CHART OF THE DAY: CAN’T KEEP UP: Both the Russell 2000 (RUT—candlestick) and the Nasdaq Composite (COMP—purple line) took a dive back in March, as this six-month chart shows. Since then, however, investors have been pretty lukewarm on small-caps and enthusiastically embraced the big Tech stocks that dominate the COMP. That said, the RUT has outpaced the broader S&P 500 Index (SPX) at times over the summer, a positive sign for those who seek breadth in the rally. Data Sources: Nasdaq, FTSE Russell. Chart source: The thinkorswim® platform from TD Ameritrade. For illustrative purposes only. Past performance does not guarantee future results.
Deal Me In: August wasn’t just a great month for the major indices. It shined in another important way as well. Corporate deal making has had its strongest start of all time in the second half, MarketWatch reported. The combined value of megadeals announced so far during the second half of 2020 reached $256 billion, according to data from Refinitiv. Nine deals worth $5 billion or more were announced in August alone—the biggest count for that month since 1999. The deals were dominated by the technology and health-care sectors.
The frenzy of deals probably reflected several things, analysts told MarketWatch, including companies looking for growth opportunities, low interest rates around the world, and simply the deal-making environment coming back to life after slowing during the pandemic last winter and spring. One thing you often see when deal-making perks up is strength in the biotech market, but that hasn’t been the case this time. The Nasdaq Biotechnology Index (NBI) is actually down 9% since its post-pandemic peak July 23.
Small Caps Pitch In: To be fair, it hasn’t only been the usual Tech suspects driving higher this week. Small-caps also had a good day Tuesday with the Russell 2000 (RUT) rising more than 1%. That’s the kind of thing that’s good to see in an environment like this, because it shows that some of the less Tech-focused companies with most of their businesses in the U.S. also participating.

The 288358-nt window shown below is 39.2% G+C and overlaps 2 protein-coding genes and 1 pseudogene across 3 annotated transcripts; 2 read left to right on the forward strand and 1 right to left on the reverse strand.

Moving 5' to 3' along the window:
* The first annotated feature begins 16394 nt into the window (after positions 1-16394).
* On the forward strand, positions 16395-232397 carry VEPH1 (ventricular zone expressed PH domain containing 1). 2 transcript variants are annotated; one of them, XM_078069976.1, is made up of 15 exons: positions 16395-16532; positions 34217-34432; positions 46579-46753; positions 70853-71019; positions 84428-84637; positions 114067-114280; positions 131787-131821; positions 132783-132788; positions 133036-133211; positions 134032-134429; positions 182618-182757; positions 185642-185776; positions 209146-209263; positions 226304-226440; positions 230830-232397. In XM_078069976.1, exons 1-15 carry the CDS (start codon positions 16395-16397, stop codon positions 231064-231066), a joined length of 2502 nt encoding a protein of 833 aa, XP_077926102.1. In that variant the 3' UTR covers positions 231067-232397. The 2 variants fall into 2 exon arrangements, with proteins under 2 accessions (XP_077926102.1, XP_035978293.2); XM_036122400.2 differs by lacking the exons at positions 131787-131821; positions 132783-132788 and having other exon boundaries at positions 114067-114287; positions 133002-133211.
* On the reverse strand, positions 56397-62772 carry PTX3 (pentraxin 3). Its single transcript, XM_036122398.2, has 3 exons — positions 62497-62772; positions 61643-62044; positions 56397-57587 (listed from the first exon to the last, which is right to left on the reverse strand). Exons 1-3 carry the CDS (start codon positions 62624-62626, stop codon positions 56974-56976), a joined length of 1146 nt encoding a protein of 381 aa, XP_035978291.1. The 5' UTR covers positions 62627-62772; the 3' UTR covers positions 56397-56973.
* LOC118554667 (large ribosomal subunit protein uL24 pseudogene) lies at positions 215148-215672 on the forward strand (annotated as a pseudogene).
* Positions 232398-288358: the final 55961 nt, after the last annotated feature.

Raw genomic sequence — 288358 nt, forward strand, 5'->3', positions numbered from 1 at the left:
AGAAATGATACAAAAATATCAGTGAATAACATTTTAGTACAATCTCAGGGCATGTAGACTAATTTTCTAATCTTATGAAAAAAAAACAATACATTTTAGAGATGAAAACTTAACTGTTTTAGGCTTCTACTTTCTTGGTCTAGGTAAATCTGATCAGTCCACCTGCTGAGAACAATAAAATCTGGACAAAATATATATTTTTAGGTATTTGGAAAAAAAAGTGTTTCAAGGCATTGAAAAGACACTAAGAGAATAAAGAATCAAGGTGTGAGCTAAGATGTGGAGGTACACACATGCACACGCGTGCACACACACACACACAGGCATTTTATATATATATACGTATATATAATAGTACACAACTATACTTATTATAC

The RUT’s been pretty flat over the last month, and Financials, which have an outsized presence there, were among the weaker performing sectors Tuesday. A dip in the 10-year Treasury yield back below 0.7% after a promising start to the week might continue to weigh on banks.
Buffett Looking East: By now you’ve likely heard that famous investor Warren Buffett celebrated his 90th birthday last weekend with the purchase of stakes in several Japanese conglomerates. That’s the news, but let’s dig into the optics and think about what it might mean to the average investor.
Buffett’s new interest in Japan comes after investors pulled $43 billion out of Japanese stocks this year, according to media reports. It also follows Buffett saying he’s had trouble finding places to put the spare $146 billion in his wallet.
It’s probably fair to say no one reading this column has that kind of cash to invest (unless Buffett himself is a reader), but Buffett’s turn toward Japan as U.S. stocks keep posting new highs could be an eye-opener. Especially when you consider how Buffett sold shares of U.S. banks and airlines earlier in 2020. Buffett now says he’s “delighted” to have his company, Berkshire Hathaway (BRK.A), “participate in the future of Japan.”
The Nikkei Index (N225:JP), by the way, is up 40% from its March lows, vs. a 60% rise for the S&P 500 Index (SPX) since then.